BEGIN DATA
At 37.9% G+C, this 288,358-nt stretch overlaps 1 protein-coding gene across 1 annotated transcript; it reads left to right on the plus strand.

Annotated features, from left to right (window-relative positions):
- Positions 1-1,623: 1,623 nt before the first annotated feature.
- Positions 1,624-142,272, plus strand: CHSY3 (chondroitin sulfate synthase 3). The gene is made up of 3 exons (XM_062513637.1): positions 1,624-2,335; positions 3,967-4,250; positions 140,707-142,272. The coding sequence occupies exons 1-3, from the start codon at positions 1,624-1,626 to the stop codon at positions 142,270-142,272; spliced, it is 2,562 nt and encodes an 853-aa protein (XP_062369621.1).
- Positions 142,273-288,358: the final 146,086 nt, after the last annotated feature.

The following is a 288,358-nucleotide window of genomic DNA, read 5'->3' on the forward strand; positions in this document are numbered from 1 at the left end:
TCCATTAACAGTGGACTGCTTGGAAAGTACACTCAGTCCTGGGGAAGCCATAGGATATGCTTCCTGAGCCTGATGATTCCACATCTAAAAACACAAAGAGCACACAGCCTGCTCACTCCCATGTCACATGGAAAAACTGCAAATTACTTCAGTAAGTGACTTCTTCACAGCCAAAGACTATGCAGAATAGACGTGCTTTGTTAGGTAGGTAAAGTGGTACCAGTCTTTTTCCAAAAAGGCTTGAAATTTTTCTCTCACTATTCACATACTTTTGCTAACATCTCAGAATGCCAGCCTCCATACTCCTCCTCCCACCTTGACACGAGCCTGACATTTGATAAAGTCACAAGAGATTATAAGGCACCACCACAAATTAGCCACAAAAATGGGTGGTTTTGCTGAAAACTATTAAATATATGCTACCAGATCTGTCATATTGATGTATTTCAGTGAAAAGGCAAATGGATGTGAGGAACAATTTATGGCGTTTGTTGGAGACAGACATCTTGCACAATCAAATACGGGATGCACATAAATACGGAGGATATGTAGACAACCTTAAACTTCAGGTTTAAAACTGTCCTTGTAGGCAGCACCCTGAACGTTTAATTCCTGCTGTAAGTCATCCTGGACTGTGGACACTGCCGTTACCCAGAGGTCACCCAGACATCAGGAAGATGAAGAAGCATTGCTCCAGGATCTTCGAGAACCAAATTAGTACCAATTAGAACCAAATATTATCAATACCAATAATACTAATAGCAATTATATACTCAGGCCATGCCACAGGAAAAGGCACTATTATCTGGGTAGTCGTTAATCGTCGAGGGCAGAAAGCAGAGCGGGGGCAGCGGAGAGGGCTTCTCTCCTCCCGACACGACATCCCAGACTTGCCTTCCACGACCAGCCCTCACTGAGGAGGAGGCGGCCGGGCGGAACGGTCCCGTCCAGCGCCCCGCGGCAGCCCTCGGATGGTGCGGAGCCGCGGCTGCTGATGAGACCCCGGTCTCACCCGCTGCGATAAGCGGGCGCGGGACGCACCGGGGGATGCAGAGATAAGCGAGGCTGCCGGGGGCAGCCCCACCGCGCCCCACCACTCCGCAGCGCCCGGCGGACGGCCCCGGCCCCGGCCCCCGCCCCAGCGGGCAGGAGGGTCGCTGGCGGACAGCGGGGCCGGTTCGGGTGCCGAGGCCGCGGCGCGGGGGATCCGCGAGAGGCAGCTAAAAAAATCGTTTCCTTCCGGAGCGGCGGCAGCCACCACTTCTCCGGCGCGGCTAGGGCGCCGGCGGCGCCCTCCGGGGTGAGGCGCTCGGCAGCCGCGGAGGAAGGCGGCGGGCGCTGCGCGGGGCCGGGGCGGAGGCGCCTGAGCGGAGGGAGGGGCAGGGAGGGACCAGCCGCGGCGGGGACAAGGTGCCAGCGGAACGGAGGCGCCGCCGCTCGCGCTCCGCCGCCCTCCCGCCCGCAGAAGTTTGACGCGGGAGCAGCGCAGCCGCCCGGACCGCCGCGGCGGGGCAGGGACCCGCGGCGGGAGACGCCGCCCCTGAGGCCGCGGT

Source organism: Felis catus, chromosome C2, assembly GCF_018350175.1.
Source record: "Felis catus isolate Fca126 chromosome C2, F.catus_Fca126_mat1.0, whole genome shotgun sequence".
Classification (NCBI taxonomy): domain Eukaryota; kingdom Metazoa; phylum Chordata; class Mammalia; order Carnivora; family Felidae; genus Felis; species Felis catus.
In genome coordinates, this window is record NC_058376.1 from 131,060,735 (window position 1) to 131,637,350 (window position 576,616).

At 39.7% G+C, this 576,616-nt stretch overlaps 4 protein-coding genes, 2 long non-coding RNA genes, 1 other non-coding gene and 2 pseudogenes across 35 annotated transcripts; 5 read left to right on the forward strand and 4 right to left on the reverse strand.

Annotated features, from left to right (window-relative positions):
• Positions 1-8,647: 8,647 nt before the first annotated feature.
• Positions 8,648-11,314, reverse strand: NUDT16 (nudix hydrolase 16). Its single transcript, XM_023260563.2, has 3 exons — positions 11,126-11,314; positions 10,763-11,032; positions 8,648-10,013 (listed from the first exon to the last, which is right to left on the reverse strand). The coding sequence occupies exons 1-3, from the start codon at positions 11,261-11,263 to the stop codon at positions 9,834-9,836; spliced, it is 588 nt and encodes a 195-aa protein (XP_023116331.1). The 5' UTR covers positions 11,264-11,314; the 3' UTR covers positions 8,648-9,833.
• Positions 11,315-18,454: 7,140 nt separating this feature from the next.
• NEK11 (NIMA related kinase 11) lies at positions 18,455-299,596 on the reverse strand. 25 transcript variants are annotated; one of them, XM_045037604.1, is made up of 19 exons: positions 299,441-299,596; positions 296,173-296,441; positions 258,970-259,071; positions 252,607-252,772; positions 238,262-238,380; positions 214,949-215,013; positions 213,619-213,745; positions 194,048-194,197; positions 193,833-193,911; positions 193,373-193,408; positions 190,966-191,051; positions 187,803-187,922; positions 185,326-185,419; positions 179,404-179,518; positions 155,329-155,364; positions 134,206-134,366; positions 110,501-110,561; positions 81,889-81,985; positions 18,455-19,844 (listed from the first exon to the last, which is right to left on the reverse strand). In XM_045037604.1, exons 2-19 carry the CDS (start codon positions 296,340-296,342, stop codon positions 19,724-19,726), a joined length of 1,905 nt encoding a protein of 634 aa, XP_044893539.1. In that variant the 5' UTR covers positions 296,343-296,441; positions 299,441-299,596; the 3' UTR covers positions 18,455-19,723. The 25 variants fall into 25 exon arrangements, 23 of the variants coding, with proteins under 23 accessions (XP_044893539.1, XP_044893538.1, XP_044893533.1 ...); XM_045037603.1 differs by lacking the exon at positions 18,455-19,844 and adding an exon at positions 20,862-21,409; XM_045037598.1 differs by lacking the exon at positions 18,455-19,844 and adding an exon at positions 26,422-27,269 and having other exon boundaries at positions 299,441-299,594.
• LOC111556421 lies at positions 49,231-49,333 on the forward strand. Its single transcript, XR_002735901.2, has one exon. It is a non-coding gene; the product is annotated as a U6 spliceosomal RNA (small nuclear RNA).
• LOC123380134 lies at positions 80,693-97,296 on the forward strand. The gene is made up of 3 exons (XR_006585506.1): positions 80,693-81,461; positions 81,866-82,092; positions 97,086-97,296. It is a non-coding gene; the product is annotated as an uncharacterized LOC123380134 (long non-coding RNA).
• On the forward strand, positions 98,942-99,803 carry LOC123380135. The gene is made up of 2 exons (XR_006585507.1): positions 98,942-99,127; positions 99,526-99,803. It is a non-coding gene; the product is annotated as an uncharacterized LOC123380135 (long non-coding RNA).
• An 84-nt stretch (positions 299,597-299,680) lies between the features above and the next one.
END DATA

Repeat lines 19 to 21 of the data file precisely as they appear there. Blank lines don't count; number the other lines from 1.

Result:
• LOC123380134 lies at positions 80,693-97,296 on the forward strand. The gene is made up of 3 exons (XR_006585506.1): positions 80,693-81,461; positions 81,866-82,092; positions 97,086-97,296. It is a non-coding gene; the product is annotated as an uncharacterized LOC123380134 (long non-coding RNA).
• On the forward strand, positions 98,942-99,803 carry LOC123380135. The gene is made up of 2 exons (XR_006585507.1): positions 98,942-99,127; positions 99,526-99,803. It is a non-coding gene; the product is annotated as an uncharacterized LOC123380135 (long non-coding RNA).
• An 84-nt stretch (positions 299,597-299,680) lies between the features above and the next one.